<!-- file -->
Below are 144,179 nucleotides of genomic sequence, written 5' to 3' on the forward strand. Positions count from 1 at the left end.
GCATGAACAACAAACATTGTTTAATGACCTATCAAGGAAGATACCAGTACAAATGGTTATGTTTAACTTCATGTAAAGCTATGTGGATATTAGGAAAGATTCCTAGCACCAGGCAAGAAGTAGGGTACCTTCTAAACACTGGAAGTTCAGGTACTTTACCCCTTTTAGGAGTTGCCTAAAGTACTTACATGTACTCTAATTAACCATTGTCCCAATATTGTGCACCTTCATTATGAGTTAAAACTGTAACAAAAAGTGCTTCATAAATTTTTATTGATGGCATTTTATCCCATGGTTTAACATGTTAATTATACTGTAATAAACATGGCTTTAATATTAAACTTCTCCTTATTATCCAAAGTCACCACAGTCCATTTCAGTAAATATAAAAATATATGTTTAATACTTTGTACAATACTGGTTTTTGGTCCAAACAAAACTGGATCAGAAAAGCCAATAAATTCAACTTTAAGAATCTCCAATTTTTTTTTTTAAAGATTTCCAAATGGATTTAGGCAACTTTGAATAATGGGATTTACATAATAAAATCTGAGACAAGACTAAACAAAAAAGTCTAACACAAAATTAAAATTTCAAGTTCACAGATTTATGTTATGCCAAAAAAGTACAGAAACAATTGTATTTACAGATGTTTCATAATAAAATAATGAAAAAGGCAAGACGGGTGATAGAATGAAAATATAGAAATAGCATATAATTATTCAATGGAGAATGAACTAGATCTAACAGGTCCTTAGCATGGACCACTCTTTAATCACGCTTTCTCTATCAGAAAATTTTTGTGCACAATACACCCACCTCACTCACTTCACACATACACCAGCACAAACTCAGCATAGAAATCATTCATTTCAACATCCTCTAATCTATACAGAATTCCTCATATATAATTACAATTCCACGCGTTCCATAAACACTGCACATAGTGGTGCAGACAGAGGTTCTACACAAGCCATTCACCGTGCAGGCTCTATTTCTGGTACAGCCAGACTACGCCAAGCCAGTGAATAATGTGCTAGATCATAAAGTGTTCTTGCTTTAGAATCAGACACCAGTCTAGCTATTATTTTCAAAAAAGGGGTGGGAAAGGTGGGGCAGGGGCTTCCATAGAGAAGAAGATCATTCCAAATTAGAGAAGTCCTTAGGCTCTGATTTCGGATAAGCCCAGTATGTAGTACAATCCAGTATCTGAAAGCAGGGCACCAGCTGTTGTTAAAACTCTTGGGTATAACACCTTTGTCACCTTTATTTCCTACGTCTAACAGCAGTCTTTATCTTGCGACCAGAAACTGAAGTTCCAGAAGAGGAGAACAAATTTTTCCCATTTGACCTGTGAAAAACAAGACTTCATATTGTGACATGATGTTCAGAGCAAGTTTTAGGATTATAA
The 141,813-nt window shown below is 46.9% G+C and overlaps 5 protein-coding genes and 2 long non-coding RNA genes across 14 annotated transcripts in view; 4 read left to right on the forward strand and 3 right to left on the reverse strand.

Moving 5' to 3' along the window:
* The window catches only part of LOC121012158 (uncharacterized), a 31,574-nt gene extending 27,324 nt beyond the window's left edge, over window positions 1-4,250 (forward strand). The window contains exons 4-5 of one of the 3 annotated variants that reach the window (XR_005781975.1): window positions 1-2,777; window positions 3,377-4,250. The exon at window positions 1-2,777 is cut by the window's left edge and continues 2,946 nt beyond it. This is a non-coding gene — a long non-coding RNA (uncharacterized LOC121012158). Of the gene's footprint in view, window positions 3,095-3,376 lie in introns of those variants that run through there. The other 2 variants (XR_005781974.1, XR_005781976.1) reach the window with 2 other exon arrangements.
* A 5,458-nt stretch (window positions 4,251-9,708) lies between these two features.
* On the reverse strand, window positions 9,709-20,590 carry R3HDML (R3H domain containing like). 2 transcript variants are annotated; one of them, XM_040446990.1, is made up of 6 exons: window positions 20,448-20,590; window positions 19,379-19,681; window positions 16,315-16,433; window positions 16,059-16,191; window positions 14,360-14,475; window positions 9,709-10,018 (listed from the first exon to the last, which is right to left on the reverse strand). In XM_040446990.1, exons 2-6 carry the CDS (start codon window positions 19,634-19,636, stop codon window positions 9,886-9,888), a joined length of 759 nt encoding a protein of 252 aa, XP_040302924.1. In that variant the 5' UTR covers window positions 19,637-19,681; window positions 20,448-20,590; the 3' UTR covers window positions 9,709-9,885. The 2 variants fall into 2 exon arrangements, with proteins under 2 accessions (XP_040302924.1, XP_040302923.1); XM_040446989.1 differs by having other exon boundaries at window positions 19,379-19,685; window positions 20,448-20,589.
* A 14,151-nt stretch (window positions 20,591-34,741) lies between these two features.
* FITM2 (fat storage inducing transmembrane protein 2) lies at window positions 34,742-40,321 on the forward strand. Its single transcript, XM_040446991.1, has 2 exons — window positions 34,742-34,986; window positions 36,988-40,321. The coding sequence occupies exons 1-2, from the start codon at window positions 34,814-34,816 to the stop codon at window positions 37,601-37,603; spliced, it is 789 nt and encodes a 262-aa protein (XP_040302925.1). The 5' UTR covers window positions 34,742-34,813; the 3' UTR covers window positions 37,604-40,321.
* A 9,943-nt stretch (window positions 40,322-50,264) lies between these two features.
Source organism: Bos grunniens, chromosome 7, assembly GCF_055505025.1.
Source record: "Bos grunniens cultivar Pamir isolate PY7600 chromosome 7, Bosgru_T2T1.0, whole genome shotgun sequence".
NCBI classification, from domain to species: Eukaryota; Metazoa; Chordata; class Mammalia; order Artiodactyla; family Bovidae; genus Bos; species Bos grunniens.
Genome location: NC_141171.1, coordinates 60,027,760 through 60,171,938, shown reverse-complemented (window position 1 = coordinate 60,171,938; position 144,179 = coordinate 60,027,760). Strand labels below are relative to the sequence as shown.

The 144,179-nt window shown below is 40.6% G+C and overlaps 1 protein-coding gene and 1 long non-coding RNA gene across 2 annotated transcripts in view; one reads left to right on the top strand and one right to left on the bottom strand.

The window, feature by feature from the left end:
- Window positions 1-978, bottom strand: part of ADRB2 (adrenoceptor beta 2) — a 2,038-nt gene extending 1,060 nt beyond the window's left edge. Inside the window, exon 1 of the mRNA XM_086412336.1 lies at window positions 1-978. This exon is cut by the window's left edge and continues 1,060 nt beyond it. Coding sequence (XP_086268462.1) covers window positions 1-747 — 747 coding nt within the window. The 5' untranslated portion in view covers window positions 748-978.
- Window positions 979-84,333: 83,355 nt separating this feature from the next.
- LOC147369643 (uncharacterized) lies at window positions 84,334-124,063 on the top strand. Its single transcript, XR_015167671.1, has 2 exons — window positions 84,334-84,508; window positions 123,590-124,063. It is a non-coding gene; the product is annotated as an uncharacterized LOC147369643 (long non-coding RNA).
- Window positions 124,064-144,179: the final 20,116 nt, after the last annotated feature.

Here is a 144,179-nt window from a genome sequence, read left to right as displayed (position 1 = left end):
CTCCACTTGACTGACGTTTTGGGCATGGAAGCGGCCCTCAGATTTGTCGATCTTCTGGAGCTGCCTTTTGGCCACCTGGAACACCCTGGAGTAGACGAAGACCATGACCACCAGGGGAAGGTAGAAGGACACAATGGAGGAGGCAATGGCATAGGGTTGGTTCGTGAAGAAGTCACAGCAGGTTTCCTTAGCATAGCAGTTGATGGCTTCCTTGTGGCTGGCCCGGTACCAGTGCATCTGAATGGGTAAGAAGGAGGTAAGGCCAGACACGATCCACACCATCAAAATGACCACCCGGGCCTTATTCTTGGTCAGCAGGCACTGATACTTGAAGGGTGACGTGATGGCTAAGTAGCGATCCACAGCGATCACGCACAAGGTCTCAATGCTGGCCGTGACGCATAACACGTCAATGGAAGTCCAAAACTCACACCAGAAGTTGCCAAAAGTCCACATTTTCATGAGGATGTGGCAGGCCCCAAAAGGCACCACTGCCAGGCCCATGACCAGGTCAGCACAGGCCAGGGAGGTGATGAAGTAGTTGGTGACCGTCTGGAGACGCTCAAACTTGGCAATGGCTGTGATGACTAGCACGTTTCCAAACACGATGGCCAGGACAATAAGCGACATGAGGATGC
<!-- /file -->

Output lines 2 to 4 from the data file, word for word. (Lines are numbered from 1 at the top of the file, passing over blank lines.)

GCATGAACAACAAACATTGTTTAATGACCTATCAAGGAAGATACCAGTACAAATGGTTATGTTTAACTTCATGTAAAGCTATGTGGATATTAGGAAAGATTCCTAGCACCAGGCAAGAAGTAGGGTACCTTCTAAACACTGGAAGTTCAGGTACTTTACCCCTTTTAGGAGTTGCCTAAAGTACTTACATGTACTCTAATTAACCATTGTCCCAATATTGTGCACCTTCATTATGAGTTAAAACTGTAACAAAAAGTGCTTCATAAATTTTTATTGATGGCATTTTATCCCATGGTTTAACATGTTAATTATACTGTAATAAACATGGCTTTAATATTAAACTTCTCCTTATTATCCAAAGTCACCACAGTCCATTTCAGTAAATATAAAAATATATGTTTAATACTTTGTACAATACTGGTTTTTGGTCCAAACAAAACTGGATCAGAAAAGCCAATAAATTCAACTTTAAGAATCTCCAATTTTTTTTTTTAAAGATTTCCAAATGGATTTAGGCAACTTTGAATAATGGGATTTACATAATAAAATCTGAGACAAGACTAAACAAAAAAGTCTAACACAAAATTAAAATTTCAAGTTCACAGATTTATGTTATGCCAAAAAAGTACAGAAACAATTGTATTTACAGATGTTTCATAATAAAATAATGAAAAAGGCAAGACGGGTGATAGAATGAAAATATAGAAATAGCATATAATTATTCAATGGAGAATGAACTAGATCTAACAGGTCCTTAGCATGGACCACTCTTTAATCACGCTTTCTCTATCAGAAAATTTTTGTGCACAATACACCCACCTCACTCACTTCACACATACACCAGCACAAACTCAGCATAGAAATCATTCATTTCAACATCCTCTAATCTATACAGAATTCCTCATATATAATTACAATTCCACGCGTTCCATAAACACTGCACATAGTGGTGCAGACAGAGGTTCTACACAAGCCATTCACCGTGCAGGCTCTATTTCTGGTACAGCCAGACTACGCCAAGCCAGTGAATAATGTGCTAGATCATAAAGTGTTCTTGCTTTAGAATCAGACACCAGTCTAGCTATTATTTTCAAAAAAGGGGTGGGAAAGGTGGGGCAGGGGCTTCCATAGAGAAGAAGATCATTCCAAATTAGAGAAGTCCTTAGGCTCTGATTTCGGATAAGCCCAGTATGTAGTACAATCCAGTATCTGAAAGCAGGGCACCAGCTGTTGTTAAAACTCTTGGGTATAACACCTTTGTCACCTTTATTTCCTACGTCTAACAGCAGTCTTTATCTTGCGACCAGAAACTGAAGTTCCAGAAGAGGAGAACAAATTTTTCCCATTTGACCTGTGAAAAACAAGACTTCATATTGTGACATGATGTTCAGAGCAAGTTTTAGGATTATAA
The 141,813-nt window shown below is 46.9% G+C and overlaps 5 protein-coding genes and 2 long non-coding RNA genes across 14 annotated transcripts in view; 4 read left to right on the forward strand and 3 right to left on the reverse strand.

Moving 5' to 3' along the window: